Learning To Extinguish Fear: Evidence For The Prediction-Error Hypothesis

Document Type


Publication Date


Published In

Neuroscience 2012


When an extinction procedure is introduced shortly after fear conditioning during consolidation, extinction of learned fear may shift from temporary to permanent and fear memory tends not to recover. It is unclear whether this increase in resistance to recovery of fear is the result of the unique state of memory that exists during consolidation or a result of the unique nature of the extinction process itself that may occur shortly after fear conditioning. The extinction process is commonly viewed as a learning process and, as such, extinction of learned fear is governed, at least theoretically, by a so-called prediction error, that is, expectation of shock occurs in the absence of shock and, as a result, learned fear is extinguished. With regard to extinction of learned fear shortly after training, the timing of the extinction procedure may coincide with a period of particularly high prediction error (i.e., with a period of high expectation of shock in the absence of shock) that, in contrast to the typical extinction procedure, results in greater resistance to recovery of fear. The present experiment tested the prediction-error hypothesis as it applies to extinction introduced immediately after acquisition of learned fear. Male Long Evans rats (240-280 g) underwent contextual fear conditioning, that is, each rat was placed in a dark compartment (120 s) followed by shock (0.8 mA, 0.5 s). The animals then remained confined, after shock, in the dark compartment for varied periods of time (30 s, 120 s, 240 s) and were given a retention test 48 h later. The confinement intervals allowed the animals to recall increasing levels of fear in the absence of shock - that is, to experience increasing levels of prediction error - and the retention test determined the impact of the prediction error on subsequent retention of fear. The results indicated, consistent with the prediction-error hypothesis, that as fear increased in the absence of shock during confinement, retention of fear decreased during the subsequent test. Specifically, confinement animals, relative to control animals - animals that were not confined to the apparatus immediately after training or that were confined 24 h after training - showed 1) increasing levels of fear (percent freezing behavior) with increasing levels of confinement and 2) decreasing levels of retention of fear during the subsequent test. These findings suggest that extinction of learned fear shortly after training may not be the result of a unique physiological state of memory that exists during consolidation, but rather of a unique psychological state (high expectation of shock) that occurs shortly after training when consolidation otherwise occurs.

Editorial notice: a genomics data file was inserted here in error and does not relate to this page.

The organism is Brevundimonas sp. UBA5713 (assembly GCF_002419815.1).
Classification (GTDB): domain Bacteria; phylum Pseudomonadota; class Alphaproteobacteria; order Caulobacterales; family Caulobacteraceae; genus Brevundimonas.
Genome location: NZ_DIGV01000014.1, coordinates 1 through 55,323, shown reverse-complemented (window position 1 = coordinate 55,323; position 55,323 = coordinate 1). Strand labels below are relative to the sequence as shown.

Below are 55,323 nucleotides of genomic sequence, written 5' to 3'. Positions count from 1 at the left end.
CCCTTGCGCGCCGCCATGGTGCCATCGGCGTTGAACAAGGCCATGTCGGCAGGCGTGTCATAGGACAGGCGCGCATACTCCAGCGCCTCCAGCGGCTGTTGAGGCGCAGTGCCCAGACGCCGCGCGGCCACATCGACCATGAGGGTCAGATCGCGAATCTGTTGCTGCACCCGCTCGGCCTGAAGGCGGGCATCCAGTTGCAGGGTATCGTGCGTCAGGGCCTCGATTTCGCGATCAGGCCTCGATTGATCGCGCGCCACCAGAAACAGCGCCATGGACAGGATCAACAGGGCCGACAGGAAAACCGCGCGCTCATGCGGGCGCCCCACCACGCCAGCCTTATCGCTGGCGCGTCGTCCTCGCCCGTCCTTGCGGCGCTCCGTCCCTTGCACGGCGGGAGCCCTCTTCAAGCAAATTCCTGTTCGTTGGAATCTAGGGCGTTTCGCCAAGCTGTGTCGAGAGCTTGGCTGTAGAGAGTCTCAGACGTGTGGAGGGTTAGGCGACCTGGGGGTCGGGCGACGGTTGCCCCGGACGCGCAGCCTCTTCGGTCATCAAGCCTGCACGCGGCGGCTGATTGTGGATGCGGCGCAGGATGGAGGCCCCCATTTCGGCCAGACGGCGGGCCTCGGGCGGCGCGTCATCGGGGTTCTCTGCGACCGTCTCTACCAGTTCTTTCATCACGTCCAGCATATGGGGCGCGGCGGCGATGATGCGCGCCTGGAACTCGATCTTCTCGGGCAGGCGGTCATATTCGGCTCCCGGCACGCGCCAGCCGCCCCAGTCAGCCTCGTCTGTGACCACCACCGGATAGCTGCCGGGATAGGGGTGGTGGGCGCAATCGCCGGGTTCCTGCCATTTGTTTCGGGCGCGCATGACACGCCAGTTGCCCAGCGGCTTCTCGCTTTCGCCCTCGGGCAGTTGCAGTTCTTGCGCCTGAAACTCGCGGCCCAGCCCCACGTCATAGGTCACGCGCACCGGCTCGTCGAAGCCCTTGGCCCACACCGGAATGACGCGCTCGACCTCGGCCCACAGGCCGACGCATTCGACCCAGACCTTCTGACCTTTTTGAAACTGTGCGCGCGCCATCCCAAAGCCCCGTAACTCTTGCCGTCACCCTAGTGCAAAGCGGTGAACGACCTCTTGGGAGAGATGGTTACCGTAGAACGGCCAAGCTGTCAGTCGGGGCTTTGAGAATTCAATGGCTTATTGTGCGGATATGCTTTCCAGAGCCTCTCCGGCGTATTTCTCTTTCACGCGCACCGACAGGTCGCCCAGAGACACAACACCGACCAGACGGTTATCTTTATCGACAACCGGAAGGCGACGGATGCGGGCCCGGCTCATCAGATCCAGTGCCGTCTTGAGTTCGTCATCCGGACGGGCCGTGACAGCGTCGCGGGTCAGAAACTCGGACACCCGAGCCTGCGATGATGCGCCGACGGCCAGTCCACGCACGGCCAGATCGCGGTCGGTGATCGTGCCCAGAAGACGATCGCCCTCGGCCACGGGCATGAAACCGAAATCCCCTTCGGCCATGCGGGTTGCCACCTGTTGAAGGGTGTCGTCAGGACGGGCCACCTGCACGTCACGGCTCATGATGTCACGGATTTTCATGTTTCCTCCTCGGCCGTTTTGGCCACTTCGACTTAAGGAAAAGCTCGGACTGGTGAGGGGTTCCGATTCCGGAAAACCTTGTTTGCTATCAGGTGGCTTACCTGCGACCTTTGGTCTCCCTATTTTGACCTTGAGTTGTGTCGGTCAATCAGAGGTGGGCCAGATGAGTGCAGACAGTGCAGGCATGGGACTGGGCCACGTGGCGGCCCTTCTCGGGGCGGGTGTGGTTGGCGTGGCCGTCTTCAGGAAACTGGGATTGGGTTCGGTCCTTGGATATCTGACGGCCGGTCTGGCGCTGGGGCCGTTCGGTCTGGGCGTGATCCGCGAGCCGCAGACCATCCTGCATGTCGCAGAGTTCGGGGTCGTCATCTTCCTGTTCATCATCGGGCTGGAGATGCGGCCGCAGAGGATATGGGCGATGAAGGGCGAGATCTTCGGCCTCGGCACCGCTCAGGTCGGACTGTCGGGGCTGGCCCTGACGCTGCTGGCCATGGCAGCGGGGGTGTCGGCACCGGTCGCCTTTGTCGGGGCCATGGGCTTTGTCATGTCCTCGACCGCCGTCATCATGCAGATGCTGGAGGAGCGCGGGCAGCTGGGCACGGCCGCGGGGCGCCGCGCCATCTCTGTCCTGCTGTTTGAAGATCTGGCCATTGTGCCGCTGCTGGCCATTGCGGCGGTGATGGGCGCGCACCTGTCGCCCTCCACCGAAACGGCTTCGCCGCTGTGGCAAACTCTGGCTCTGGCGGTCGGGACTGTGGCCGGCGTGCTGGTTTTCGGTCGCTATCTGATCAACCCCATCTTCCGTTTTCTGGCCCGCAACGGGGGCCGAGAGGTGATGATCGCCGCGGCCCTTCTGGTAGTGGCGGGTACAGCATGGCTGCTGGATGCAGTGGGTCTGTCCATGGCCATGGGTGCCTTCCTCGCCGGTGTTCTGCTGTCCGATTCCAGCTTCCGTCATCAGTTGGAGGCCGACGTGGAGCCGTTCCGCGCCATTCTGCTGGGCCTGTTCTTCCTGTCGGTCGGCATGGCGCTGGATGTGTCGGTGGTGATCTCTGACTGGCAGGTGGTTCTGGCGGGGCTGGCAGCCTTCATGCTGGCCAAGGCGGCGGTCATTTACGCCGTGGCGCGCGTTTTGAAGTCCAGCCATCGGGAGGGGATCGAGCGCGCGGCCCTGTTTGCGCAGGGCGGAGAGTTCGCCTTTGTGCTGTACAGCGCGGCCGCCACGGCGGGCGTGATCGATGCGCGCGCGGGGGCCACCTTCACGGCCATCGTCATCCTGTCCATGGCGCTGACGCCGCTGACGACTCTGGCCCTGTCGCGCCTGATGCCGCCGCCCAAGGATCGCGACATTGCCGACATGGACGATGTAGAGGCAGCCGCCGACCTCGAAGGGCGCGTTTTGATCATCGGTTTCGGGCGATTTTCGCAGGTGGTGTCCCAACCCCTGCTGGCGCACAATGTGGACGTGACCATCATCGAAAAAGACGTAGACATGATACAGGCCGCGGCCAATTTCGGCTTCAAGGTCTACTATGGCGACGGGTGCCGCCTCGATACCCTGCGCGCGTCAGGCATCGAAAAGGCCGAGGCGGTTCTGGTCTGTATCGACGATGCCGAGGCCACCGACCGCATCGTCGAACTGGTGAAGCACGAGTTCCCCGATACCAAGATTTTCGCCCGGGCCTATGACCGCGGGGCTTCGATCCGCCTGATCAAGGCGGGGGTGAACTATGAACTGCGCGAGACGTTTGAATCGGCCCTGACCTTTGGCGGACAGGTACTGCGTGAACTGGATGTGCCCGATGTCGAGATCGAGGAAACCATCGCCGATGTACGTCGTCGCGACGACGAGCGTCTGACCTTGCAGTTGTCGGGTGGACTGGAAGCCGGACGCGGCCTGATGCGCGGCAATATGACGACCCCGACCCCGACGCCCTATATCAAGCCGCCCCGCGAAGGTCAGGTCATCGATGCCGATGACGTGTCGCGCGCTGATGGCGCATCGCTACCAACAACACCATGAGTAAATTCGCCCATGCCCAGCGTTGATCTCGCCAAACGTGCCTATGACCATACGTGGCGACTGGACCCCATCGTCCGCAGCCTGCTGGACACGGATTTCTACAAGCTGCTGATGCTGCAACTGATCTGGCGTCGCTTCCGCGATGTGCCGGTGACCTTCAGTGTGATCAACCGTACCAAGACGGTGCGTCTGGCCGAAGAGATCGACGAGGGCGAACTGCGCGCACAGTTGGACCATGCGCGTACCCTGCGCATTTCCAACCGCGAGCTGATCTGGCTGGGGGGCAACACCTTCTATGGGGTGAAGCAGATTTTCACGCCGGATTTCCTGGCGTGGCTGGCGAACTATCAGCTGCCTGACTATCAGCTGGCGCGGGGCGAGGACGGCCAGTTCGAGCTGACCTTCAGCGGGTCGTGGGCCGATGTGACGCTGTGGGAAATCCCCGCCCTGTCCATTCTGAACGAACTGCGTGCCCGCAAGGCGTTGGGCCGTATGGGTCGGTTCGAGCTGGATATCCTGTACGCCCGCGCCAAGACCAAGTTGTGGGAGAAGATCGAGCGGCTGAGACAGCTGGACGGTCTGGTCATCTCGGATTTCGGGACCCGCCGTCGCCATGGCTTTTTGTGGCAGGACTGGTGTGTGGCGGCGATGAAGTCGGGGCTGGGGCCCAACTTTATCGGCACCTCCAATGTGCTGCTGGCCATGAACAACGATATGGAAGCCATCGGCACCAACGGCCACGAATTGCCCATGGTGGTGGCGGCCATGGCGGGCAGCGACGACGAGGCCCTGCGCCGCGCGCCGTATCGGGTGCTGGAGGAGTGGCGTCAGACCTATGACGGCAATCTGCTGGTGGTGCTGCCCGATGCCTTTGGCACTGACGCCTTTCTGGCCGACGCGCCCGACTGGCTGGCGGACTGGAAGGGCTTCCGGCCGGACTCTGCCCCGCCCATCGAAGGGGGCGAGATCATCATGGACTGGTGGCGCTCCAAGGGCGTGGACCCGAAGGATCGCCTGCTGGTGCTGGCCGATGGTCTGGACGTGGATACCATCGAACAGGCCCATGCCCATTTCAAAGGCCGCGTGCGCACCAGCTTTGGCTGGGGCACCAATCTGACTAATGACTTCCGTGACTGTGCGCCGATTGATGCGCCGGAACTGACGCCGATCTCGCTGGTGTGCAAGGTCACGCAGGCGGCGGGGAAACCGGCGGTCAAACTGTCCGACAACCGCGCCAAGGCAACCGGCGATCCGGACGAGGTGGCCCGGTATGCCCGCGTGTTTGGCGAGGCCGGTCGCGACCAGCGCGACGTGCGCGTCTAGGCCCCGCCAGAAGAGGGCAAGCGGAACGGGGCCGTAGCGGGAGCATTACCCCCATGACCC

Society For Neuroscience 2012 Annual Meeting

Conference Dates

October 13-17, 2012

Conference Location

New Orleans, LA